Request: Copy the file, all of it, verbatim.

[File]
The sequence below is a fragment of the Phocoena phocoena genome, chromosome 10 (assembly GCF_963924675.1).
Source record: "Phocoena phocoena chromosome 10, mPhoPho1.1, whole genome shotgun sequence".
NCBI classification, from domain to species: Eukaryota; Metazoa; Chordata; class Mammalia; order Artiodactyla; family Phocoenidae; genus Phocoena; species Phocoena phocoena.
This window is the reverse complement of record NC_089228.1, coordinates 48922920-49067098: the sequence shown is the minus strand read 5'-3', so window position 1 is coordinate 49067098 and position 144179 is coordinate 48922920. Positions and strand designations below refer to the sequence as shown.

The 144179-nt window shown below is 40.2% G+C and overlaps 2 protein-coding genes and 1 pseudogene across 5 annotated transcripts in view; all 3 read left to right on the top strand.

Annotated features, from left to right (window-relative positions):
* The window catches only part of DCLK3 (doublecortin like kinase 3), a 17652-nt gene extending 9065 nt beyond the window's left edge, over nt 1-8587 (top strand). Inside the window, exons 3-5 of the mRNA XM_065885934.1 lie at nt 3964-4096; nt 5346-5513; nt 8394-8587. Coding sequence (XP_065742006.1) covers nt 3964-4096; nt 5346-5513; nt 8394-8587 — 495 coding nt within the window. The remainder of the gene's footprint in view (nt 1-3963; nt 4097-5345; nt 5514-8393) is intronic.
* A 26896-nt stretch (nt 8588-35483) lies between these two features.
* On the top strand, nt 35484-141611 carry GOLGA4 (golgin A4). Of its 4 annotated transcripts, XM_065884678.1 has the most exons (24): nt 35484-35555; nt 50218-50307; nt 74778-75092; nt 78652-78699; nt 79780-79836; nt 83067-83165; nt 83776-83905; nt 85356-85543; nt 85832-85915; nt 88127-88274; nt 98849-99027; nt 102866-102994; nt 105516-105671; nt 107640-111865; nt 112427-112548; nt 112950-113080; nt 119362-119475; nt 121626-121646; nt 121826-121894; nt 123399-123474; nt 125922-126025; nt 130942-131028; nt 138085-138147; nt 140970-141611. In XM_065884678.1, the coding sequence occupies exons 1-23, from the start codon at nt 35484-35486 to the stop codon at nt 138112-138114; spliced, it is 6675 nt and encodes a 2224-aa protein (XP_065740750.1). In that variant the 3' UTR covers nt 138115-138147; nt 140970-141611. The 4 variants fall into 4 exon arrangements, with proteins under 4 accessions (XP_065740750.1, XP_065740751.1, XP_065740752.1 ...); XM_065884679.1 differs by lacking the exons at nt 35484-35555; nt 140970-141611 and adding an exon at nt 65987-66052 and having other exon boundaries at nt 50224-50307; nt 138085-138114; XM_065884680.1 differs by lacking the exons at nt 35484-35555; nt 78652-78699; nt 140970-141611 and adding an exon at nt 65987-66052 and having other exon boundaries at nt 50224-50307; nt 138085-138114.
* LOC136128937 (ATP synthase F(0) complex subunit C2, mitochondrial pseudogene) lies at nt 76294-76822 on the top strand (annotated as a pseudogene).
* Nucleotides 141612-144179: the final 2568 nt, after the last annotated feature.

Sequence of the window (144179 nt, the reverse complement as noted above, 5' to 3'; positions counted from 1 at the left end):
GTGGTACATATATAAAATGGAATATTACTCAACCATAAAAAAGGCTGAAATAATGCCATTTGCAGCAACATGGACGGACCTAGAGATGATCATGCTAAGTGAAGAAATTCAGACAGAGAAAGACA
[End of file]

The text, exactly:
The sequence below is a fragment of the Phocoena phocoena genome, chromosome 10 (assembly GCF_963924675.1).
Source record: "Phocoena phocoena chromosome 10, mPhoPho1.1, whole genome shotgun sequence".
NCBI classification, from domain to species: Eukaryota; Metazoa; Chordata; class Mammalia; order Artiodactyla; family Phocoenidae; genus Phocoena; species Phocoena phocoena.
This window is the reverse complement of record NC_089228.1, coordinates 48922920-49067098: the sequence shown is the minus strand read 5'-3', so window position 1 is coordinate 49067098 and position 144179 is coordinate 48922920. Positions and strand designations below refer to the sequence as shown.

The 144179-nt window shown below is 40.2% G+C and overlaps 2 protein-coding genes and 1 pseudogene across 5 annotated transcripts in view; all 3 read left to right on the top strand.

Annotated features, from left to right (window-relative positions):
* The window catches only part of DCLK3 (doublecortin like kinase 3), a 17652-nt gene extending 9065 nt beyond the window's left edge, over nt 1-8587 (top strand). Inside the window, exons 3-5 of the mRNA XM_065885934.1 lie at nt 3964-4096; nt 5346-5513; nt 8394-8587. Coding sequence (XP_065742006.1) covers nt 3964-4096; nt 5346-5513; nt 8394-8587 — 495 coding nt within the window. The remainder of the gene's footprint in view (nt 1-3963; nt 4097-5345; nt 5514-8393) is intronic.
* A 26896-nt stretch (nt 8588-35483) lies between these two features.
* On the top strand, nt 35484-141611 carry GOLGA4 (golgin A4). Of its 4 annotated transcripts, XM_065884678.1 has the most exons (24): nt 35484-35555; nt 50218-50307; nt 74778-75092; nt 78652-78699; nt 79780-79836; nt 83067-83165; nt 83776-83905; nt 85356-85543; nt 85832-85915; nt 88127-88274; nt 98849-99027; nt 102866-102994; nt 105516-105671; nt 107640-111865; nt 112427-112548; nt 112950-113080; nt 119362-119475; nt 121626-121646; nt 121826-121894; nt 123399-123474; nt 125922-126025; nt 130942-131028; nt 138085-138147; nt 140970-141611. In XM_065884678.1, the coding sequence occupies exons 1-23, from the start codon at nt 35484-35486 to the stop codon at nt 138112-138114; spliced, it is 6675 nt and encodes a 2224-aa protein (XP_065740750.1). In that variant the 3' UTR covers nt 138115-138147; nt 140970-141611. The 4 variants fall into 4 exon arrangements, with proteins under 4 accessions (XP_065740750.1, XP_065740751.1, XP_065740752.1 ...); XM_065884679.1 differs by lacking the exons at nt 35484-35555; nt 140970-141611 and adding an exon at nt 65987-66052 and having other exon boundaries at nt 50224-50307; nt 138085-138114; XM_065884680.1 differs by lacking the exons at nt 35484-35555; nt 78652-78699; nt 140970-141611 and adding an exon at nt 65987-66052 and having other exon boundaries at nt 50224-50307; nt 138085-138114.
* LOC136128937 (ATP synthase F(0) complex subunit C2, mitochondrial pseudogene) lies at nt 76294-76822 on the top strand (annotated as a pseudogene).
* Nucleotides 141612-144179: the final 2568 nt, after the last annotated feature.

Sequence of the window (144179 nt, the reverse complement as noted above, 5' to 3'; positions counted from 1 at the left end):
GTGGTACATATATAAAATGGAATATTACTCAACCATAAAAAAGGCTGAAATAATGCCATTTGCAGCAACATGGACGGACCTAGAGATGATCATGCTAAGTGAAGAAATTCAGACAGAGAAAGACA